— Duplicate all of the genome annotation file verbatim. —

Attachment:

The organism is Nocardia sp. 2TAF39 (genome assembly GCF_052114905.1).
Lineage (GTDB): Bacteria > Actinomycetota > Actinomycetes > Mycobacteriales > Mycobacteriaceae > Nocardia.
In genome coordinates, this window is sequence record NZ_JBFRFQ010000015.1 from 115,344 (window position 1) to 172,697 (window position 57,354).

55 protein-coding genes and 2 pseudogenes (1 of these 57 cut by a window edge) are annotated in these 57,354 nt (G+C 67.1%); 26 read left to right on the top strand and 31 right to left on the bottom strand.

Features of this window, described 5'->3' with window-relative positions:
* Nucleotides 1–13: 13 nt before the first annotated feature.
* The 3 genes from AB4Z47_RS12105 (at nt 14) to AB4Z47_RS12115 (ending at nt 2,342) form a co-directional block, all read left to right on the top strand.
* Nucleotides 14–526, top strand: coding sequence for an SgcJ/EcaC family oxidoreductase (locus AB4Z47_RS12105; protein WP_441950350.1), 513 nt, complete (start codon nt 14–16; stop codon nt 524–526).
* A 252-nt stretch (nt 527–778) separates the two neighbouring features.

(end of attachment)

The organism is Nocardia sp. 2TAF39 (genome assembly GCF_052114905.1).
Lineage (GTDB): Bacteria > Actinomycetota > Actinomycetes > Mycobacteriales > Mycobacteriaceae > Nocardia.
In genome coordinates, this window is sequence record NZ_JBFRFQ010000015.1 from 115,344 (window position 1) to 172,697 (window position 57,354).

55 protein-coding genes and 2 pseudogenes (1 of these 57 cut by a window edge) are annotated in these 57,354 nt (G+C 67.1%); 26 read left to right on the top strand and 31 right to left on the bottom strand.

Features of this window, described 5'->3' with window-relative positions:
* Nucleotides 1–13: 13 nt before the first annotated feature.
* The 3 genes from AB4Z47_RS12105 (at nt 14) to AB4Z47_RS12115 (ending at nt 2,342) form a co-directional block, all read left to right on the top strand.
* Nucleotides 14–526, top strand: coding sequence for an SgcJ/EcaC family oxidoreductase (locus AB4Z47_RS12105; protein WP_441950350.1), 513 nt, complete (start codon nt 14–16; stop codon nt 524–526).
* A 252-nt stretch (nt 527–778) separates the two neighbouring features.